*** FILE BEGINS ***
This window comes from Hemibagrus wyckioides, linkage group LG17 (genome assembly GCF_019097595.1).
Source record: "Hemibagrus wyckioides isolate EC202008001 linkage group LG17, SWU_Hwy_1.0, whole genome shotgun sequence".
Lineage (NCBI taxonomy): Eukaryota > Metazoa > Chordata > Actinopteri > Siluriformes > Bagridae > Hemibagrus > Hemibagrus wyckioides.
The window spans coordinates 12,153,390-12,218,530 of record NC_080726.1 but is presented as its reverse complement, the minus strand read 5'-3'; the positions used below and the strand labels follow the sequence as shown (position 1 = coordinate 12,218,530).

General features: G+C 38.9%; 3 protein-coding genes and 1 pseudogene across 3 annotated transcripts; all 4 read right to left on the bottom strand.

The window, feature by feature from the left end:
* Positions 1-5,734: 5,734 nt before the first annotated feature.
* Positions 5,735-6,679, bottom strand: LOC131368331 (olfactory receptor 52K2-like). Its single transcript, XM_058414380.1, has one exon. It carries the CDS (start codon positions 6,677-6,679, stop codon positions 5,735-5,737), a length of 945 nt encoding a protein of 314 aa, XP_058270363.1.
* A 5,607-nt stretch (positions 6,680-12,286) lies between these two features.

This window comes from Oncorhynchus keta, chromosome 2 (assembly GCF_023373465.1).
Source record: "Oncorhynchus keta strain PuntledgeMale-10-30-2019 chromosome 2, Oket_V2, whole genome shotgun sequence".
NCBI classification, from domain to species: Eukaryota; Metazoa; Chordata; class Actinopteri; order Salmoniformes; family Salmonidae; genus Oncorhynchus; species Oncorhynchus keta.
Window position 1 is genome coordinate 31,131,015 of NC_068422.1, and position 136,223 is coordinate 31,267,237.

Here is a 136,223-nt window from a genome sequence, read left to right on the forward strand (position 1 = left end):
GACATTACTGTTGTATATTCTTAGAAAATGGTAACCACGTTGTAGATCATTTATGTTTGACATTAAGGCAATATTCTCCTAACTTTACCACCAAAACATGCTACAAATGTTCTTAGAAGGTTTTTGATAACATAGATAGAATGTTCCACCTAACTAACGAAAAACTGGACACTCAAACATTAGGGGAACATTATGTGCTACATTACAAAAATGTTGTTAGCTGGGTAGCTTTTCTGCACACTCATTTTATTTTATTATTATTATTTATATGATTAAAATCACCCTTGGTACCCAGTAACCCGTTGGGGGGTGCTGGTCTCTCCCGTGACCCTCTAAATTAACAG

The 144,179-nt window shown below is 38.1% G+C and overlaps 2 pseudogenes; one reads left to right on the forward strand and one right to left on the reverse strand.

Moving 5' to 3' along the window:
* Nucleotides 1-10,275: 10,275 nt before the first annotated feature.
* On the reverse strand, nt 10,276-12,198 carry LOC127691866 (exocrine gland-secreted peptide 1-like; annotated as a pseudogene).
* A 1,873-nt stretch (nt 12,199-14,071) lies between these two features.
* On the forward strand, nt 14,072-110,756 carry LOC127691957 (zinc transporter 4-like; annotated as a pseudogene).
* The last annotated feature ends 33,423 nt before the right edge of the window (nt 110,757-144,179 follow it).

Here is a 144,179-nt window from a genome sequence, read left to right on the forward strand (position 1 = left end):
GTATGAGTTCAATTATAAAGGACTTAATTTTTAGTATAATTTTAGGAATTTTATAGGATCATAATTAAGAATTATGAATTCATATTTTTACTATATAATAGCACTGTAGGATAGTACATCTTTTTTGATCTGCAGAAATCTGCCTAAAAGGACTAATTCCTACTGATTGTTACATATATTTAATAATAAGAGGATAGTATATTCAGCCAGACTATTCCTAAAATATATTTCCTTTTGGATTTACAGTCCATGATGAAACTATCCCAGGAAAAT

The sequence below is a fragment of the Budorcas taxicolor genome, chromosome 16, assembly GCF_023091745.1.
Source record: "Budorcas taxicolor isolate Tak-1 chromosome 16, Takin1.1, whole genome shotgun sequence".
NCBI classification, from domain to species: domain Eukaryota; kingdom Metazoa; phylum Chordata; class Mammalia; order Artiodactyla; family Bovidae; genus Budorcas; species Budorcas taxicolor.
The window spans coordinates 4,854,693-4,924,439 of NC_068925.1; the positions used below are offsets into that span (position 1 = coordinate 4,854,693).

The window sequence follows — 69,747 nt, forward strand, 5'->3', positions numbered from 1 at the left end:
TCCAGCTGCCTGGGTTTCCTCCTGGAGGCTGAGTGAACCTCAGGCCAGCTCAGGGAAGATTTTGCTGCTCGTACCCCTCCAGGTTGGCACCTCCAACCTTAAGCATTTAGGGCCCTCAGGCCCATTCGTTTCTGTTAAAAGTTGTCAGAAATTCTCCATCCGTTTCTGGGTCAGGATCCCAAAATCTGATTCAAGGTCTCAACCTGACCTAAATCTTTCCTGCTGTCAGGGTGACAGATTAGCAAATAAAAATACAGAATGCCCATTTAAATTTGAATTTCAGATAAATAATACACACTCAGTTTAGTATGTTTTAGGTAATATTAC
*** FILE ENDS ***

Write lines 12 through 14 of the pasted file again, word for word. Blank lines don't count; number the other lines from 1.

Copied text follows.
NCBI classification, from domain to species: Eukaryota; Metazoa; Chordata; class Actinopteri; order Salmoniformes; family Salmonidae; genus Oncorhynchus; species Oncorhynchus keta.
Window position 1 is genome coordinate 31,131,015 of NC_068422.1, and position 136,223 is coordinate 31,267,237.

Here is a 136,223-nt window from a genome sequence, read left to right on the forward strand (position 1 = left end):